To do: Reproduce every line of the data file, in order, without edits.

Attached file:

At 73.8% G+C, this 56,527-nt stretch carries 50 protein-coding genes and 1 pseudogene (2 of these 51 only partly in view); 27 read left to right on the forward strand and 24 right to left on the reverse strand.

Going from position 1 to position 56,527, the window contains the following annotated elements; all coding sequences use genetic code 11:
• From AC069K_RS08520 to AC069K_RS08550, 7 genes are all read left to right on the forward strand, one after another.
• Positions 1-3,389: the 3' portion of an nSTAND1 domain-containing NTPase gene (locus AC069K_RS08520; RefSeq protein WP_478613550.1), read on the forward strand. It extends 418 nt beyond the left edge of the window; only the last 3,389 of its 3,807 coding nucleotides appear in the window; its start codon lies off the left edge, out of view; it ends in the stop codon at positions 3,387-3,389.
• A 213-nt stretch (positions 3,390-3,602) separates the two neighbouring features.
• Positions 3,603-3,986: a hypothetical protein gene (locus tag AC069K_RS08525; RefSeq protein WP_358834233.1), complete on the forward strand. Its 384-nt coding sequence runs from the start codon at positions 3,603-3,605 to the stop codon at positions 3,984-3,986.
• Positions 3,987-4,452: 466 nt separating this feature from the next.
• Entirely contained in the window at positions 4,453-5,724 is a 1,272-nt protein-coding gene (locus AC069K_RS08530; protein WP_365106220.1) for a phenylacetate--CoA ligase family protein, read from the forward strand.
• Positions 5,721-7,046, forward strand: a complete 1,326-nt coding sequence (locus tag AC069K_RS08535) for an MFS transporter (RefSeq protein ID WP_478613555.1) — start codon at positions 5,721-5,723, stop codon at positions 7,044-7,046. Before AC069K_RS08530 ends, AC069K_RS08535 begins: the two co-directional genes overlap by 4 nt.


At 73.8% G+C, this 56,527-nt stretch carries 50 protein-coding genes and 1 pseudogene (2 of these 51 only partly in view); 27 read left to right on the forward strand and 24 right to left on the reverse strand.

Going from position 1 to position 56,527, the window contains the following annotated elements; all coding sequences use genetic code 11:
• From AC069K_RS08520 to AC069K_RS08550, 7 genes are all read left to right on the forward strand, one after another.
• Positions 1-3,389: the 3' portion of an nSTAND1 domain-containing NTPase gene (locus AC069K_RS08520; RefSeq protein WP_478613550.1), read on the forward strand. It extends 418 nt beyond the left edge of the window; only the last 3,389 of its 3,807 coding nucleotides appear in the window; its start codon lies off the left edge, out of view; it ends in the stop codon at positions 3,387-3,389.
• A 213-nt stretch (positions 3,390-3,602) separates the two neighbouring features.
• Positions 3,603-3,986: a hypothetical protein gene (locus tag AC069K_RS08525; RefSeq protein WP_358834233.1), complete on the forward strand. Its 384-nt coding sequence runs from the start codon at positions 3,603-3,605 to the stop codon at positions 3,984-3,986.
• Positions 3,987-4,452: 466 nt separating this feature from the next.
• Entirely contained in the window at positions 4,453-5,724 is a 1,272-nt protein-coding gene (locus AC069K_RS08530; protein WP_365106220.1) for a phenylacetate--CoA ligase family protein, read from the forward strand.
• Positions 5,721-7,046, forward strand: a complete 1,326-nt coding sequence (locus tag AC069K_RS08535) for an MFS transporter (RefSeq protein ID WP_478613555.1) — start codon at positions 5,721-5,723, stop codon at positions 7,044-7,046. Before AC069K_RS08530 ends, AC069K_RS08535 begins: the two co-directional genes overlap by 4 nt.